f???0"1" oter ""H"05 on the various j
jobs proposed, aud where is the money
io come from to meet the requirements
of a service pension btli? Tbe Emneria
1 Republican- mnr a aswer.
ROBBING THE FARMERS.
Grain Gambling' Denounced.
In the Chicago Herald of March G ap
pears the following:
Charles A. Pillsbury, general manager
of the consolidated" milling plants at
Minneapolis, now controlled by an Eng
lish syndicate, is greatly pleased at the
stand taken by tbe Chicago board of
trade in proposinjrto shut off quotations
after March 21 in order to close up the
bucket-shops. "Itris a very good thing
for legitimate farming and "milling in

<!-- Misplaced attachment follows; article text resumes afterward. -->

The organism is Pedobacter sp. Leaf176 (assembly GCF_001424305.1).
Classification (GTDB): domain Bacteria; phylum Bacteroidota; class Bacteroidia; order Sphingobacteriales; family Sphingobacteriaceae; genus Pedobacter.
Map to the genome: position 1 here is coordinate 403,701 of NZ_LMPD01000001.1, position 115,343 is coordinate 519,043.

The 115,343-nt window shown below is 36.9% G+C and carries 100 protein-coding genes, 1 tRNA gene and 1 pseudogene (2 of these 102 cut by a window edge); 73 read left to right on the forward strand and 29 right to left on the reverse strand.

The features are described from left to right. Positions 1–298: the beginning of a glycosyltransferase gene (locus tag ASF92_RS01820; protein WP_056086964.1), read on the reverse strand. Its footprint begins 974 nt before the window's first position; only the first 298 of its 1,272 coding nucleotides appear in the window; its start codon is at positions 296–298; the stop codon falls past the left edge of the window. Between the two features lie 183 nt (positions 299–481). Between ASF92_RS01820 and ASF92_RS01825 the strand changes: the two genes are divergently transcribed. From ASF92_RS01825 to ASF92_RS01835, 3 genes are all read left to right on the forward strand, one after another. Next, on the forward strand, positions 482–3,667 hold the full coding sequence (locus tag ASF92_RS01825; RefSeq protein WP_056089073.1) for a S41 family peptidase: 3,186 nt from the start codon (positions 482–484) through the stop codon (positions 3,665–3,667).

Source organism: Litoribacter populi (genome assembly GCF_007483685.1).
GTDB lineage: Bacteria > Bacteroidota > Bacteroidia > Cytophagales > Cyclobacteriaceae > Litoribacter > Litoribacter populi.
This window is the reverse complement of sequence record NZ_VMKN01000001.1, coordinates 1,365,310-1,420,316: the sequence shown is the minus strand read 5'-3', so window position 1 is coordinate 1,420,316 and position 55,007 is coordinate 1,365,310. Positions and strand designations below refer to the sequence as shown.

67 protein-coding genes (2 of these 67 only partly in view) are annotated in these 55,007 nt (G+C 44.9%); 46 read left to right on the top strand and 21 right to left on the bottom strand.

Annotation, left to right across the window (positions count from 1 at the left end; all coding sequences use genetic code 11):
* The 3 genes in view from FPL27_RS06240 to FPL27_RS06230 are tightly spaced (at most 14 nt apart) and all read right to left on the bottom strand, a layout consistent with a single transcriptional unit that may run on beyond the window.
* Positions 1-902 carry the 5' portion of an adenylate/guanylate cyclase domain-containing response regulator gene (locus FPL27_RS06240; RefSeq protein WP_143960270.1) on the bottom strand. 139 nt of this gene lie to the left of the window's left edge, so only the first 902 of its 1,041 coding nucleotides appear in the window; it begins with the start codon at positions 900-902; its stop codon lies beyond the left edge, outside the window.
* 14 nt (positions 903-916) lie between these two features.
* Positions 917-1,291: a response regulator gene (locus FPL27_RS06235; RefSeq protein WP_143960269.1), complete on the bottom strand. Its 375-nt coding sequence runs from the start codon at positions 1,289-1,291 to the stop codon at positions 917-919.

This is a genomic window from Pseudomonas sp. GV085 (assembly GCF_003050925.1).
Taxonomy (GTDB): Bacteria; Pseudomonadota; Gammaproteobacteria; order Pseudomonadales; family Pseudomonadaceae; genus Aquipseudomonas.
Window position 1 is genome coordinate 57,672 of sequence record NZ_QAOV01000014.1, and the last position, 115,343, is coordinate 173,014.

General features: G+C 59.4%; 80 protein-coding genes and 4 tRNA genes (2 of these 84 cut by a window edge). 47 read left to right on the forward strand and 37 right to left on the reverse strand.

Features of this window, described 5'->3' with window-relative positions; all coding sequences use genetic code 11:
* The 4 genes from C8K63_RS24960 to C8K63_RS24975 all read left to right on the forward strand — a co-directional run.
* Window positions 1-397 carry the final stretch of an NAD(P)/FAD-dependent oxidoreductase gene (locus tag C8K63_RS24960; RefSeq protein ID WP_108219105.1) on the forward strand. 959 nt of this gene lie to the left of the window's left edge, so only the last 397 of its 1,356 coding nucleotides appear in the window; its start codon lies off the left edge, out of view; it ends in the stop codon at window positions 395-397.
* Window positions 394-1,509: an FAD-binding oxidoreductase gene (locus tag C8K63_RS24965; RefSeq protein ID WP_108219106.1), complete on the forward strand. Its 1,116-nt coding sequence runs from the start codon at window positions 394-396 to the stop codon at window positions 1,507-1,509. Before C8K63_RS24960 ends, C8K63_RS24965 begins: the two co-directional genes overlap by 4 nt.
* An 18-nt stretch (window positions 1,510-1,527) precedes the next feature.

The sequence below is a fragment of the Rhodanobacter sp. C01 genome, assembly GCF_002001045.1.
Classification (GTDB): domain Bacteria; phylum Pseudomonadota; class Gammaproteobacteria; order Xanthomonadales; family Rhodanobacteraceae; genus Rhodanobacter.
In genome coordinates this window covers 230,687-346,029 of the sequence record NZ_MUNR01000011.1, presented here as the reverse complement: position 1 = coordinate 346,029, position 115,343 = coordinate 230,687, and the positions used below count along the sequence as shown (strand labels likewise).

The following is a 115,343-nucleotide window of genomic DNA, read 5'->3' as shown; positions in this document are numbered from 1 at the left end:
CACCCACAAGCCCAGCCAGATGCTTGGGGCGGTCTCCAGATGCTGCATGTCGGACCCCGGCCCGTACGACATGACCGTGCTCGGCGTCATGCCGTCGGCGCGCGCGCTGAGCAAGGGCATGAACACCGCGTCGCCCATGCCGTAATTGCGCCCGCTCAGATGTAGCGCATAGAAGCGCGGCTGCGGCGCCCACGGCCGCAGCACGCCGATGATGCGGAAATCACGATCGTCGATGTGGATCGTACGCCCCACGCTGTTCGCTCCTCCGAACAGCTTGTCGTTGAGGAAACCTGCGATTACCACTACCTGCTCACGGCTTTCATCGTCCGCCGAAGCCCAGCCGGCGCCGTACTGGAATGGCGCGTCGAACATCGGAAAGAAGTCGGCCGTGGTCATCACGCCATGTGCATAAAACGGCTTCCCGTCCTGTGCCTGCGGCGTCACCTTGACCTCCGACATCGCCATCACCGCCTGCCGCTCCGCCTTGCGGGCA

terests in this section," said 3Ir. Pills
bury to the Herald correspondent to
night. ''These bucket-shops are largely
instrumental in causing the ery low
prices at which grain of all kinds is now
and has for years been selling, and if
the evil is not checked grain will abso
lutely be worth nothing in the course of
a few years. Anotberstep which would
cure the whole trouble would be to stop
any short selling of grain except from
parties who absolutely own or control
the product, and would be able to deliver
the same if called upon. I believe this
will be done within a very few years,
even if the constitution of the United
States has to be amended in order to do
it. It is a mystery to me that the Farm
ers' Alliances and their representatives
are paying attention to minor
evils and overlooking the vampire that
is eating the very life out of them. In
stead of being antagonistic, the milling
interest and farming interest should
work together. These low prices are as
disastrous to the milling as to the farm